First let’s be clear, Gordon Gekko is a fictional character from the 1987 movie Wall Street. I state this upfront because you would swear that he really existed by the way some journalists seem to write about him these days and use him as a example of what they feel is wrong with the free market economy. But the Gordon Gekko character also put the spotlight on poor corporate management and ineffective boards and judging by recent events, it seems little has changed in 20 years.
Contrary to what most if often conveyed in the media, Gordon Gekko (played by the very real Michael Douglas) came unstuck at the end of the film because of “insider trading”. He did not fall from grace because he was a ruthless investor or believed greed was good, he came unstuck because be broke the law in the pursuit of wealth. You can still be greedy and not go to prison, so greed it itself is not a one way ticket to jail.
I make this distinction because not all the fictional Gordon Gekko does in the movie is unethical and often he simply makes a lot sense. For example in a famous scene from the movie a rather dapper looking Mr. Gekko makes the following observation: (while addressing the Teldar AGM)
” Well, ladies and gentlemen we’re not here to indulge in fantasy but in political and economic reality. America, America has become a second-rate power. Its trade deficit and its fiscal deficit are at nightmare proportions. Now, in the days of the free market when our country was a top industrial power, there was accountability to the stockholder. The Carnegies, the Mellons, the men that built this great industrial empire, made sure of it because it was their money at stake. Today, management has no stake in the company! All together, these men sitting up here own less than three percent of the company. And where does Mr. Cromwell put his million-dollar salary? Not in Teldar stock; he owns less than one percent. You own the company. That’s right, you, the stockholder. And you are all being royally screwed over by these, these bureaucrats, with their luncheons, their hunting and fishing trips, their corporate jets and golden parachutes. ”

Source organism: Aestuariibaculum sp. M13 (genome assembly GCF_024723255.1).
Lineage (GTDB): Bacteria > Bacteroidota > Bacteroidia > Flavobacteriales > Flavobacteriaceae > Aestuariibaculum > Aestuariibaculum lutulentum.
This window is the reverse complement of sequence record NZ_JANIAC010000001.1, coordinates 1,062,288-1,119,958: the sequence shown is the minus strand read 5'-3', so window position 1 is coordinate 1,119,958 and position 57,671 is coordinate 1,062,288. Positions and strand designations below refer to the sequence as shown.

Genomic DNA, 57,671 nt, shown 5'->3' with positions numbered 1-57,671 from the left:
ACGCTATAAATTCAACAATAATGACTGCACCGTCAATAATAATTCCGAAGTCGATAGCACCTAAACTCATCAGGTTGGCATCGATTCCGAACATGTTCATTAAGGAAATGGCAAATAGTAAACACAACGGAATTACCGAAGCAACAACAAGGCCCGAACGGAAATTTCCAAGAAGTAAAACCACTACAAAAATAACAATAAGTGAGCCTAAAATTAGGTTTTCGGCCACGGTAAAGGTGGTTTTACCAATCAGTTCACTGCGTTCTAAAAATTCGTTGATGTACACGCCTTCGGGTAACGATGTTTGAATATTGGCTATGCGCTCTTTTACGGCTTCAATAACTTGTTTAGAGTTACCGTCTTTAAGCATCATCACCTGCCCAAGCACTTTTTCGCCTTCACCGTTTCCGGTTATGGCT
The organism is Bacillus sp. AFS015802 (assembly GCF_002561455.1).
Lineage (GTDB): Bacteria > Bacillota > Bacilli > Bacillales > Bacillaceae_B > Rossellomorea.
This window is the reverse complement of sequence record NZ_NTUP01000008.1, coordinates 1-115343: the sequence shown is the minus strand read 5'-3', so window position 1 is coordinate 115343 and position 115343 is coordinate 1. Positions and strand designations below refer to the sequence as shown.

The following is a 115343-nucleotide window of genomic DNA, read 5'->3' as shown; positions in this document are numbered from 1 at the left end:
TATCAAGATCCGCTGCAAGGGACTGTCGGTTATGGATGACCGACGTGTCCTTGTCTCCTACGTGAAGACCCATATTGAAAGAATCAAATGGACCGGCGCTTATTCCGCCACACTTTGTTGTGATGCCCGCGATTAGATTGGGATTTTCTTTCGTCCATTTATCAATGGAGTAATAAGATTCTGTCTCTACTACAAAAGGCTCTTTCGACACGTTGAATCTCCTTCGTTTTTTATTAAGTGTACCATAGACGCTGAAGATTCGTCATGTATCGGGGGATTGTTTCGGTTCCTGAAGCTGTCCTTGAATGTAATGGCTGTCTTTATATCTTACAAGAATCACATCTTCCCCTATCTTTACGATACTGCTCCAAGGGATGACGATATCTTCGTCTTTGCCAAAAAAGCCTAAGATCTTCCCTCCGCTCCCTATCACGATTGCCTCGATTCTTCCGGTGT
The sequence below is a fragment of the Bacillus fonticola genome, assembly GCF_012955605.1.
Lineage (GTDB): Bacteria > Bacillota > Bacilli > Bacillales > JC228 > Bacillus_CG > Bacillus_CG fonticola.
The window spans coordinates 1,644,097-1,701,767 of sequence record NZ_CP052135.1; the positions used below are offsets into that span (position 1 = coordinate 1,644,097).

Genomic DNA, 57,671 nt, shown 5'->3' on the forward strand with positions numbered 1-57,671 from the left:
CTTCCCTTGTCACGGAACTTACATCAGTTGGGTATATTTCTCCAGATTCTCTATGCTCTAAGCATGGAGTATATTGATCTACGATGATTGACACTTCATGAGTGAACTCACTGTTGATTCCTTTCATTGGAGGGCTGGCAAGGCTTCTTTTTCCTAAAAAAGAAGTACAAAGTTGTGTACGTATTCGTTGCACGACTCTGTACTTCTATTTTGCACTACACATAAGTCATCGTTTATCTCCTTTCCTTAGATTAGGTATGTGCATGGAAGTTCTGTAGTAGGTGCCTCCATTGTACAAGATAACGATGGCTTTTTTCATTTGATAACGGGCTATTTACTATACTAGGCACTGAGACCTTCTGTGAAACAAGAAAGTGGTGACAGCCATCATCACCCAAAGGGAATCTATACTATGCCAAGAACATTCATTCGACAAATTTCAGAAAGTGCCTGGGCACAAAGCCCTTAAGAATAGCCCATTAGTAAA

Even after more than 20 years I find those words are still relevant today. Think of the U.S. auto industry for example and the ludicrous situation where the executives flew in private company jets to Washington D.C to ask for government assistance last year. Even while their companies bled, these executives continued to waste money….amazing really.
Our economic problems are not because of free markets or capitalism. The current economic problems have been caused by the errors, blunders and at times the unethical behaviour of the people who manage corporations or are responsible for regulation of the financial system. (including politicians) The character of Gordon Gekko in Oliver Stone’s classic movie was certainly no saint, but he was no moron either and I think you have to give him points for hitting the nail right on the head with his comments about how some corporations are managed.
But some journalists and writers just take the whole Gordon Gekko thing a little too far and today I read for example that apparently greed is finished according to a forgettable article in Sydney Morning Herald. In this article the reporter Julian Lee, makes this moronic observation:
“If there were any lingering doubts that Gordon Gekko and all that he stood for was dead, the latest consumer research confirms it.”
He then rattles on about some survey that indicates people are more cautious about their spending now (tends to happen in a recession) and in some mystical way connects this Gordon Gekko. (here is a link to the full article if you don’t believe me) Next they will be blaming poor old Gordo for global warming.
Finally I suggest you watch the clip below from Wall Street. In addition to being a classic scene from the movie, it is also interesting to think how little has changed in 20 years. Maybe we need a Gordon Gekko type at a few AGM’s in Australia?